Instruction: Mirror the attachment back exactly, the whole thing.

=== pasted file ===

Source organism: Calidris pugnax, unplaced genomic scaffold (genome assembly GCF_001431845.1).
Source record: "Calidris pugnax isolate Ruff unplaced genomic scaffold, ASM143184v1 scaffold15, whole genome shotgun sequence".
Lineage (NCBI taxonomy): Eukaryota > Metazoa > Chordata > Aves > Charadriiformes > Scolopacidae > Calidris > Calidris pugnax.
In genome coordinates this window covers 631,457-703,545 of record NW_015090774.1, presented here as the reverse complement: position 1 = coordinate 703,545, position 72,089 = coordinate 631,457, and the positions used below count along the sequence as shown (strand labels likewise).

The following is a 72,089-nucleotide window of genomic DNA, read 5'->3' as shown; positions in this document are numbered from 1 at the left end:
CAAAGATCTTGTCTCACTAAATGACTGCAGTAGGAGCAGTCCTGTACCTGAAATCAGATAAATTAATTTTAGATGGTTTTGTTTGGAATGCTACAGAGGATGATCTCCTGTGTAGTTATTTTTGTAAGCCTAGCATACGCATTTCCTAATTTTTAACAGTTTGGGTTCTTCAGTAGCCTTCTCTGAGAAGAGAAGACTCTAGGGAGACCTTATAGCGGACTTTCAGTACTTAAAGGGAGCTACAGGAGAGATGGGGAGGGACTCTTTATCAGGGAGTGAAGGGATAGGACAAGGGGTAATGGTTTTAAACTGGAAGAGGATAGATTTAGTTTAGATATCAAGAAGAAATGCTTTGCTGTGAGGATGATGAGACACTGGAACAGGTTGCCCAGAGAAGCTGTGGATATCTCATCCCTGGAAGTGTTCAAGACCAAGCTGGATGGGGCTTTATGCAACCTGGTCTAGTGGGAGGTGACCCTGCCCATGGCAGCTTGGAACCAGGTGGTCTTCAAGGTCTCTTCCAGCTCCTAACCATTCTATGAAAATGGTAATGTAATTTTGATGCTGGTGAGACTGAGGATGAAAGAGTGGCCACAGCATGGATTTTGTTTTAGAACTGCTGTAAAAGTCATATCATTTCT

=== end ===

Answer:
Source organism: Calidris pugnax, unplaced genomic scaffold (genome assembly GCF_001431845.1).
Source record: "Calidris pugnax isolate Ruff unplaced genomic scaffold, ASM143184v1 scaffold15, whole genome shotgun sequence".
Lineage (NCBI taxonomy): Eukaryota > Metazoa > Chordata > Aves > Charadriiformes > Scolopacidae > Calidris > Calidris pugnax.
In genome coordinates this window covers 631,457-703,545 of record NW_015090774.1, presented here as the reverse complement: position 1 = coordinate 703,545, position 72,089 = coordinate 631,457, and the positions used below count along the sequence as shown (strand labels likewise).

The following is a 72,089-nucleotide window of genomic DNA, read 5'->3' as shown; positions in this document are numbered from 1 at the left end:
CAAAGATCTTGTCTCACTAAATGACTGCAGTAGGAGCAGTCCTGTACCTGAAATCAGATAAATTAATTTTAGATGGTTTTGTTTGGAATGCTACAGAGGATGATCTCCTGTGTAGTTATTTTTGTAAGCCTAGCATACGCATTTCCTAATTTTTAACAGTTTGGGTTCTTCAGTAGCCTTCTCTGAGAAGAGAAGACTCTAGGGAGACCTTATAGCGGACTTTCAGTACTTAAAGGGAGCTACAGGAGAGATGGGGAGGGACTCTTTATCAGGGAGTGAAGGGATAGGACAAGGGGTAATGGTTTTAAACTGGAAGAGGATAGATTTAGTTTAGATATCAAGAAGAAATGCTTTGCTGTGAGGATGATGAGACACTGGAACAGGTTGCCCAGAGAAGCTGTGGATATCTCATCCCTGGAAGTGTTCAAGACCAAGCTGGATGGGGCTTTATGCAACCTGGTCTAGTGGGAGGTGACCCTGCCCATGGCAGCTTGGAACCAGGTGGTCTTCAAGGTCTCTTCCAGCTCCTAACCATTCTATGAAAATGGTAATGTAATTTTGATGCTGGTGAGACTGAGGATGAAAGAGTGGCCACAGCATGGATTTTGTTTTAGAACTGCTGTAAAAGTCATATCATTTCT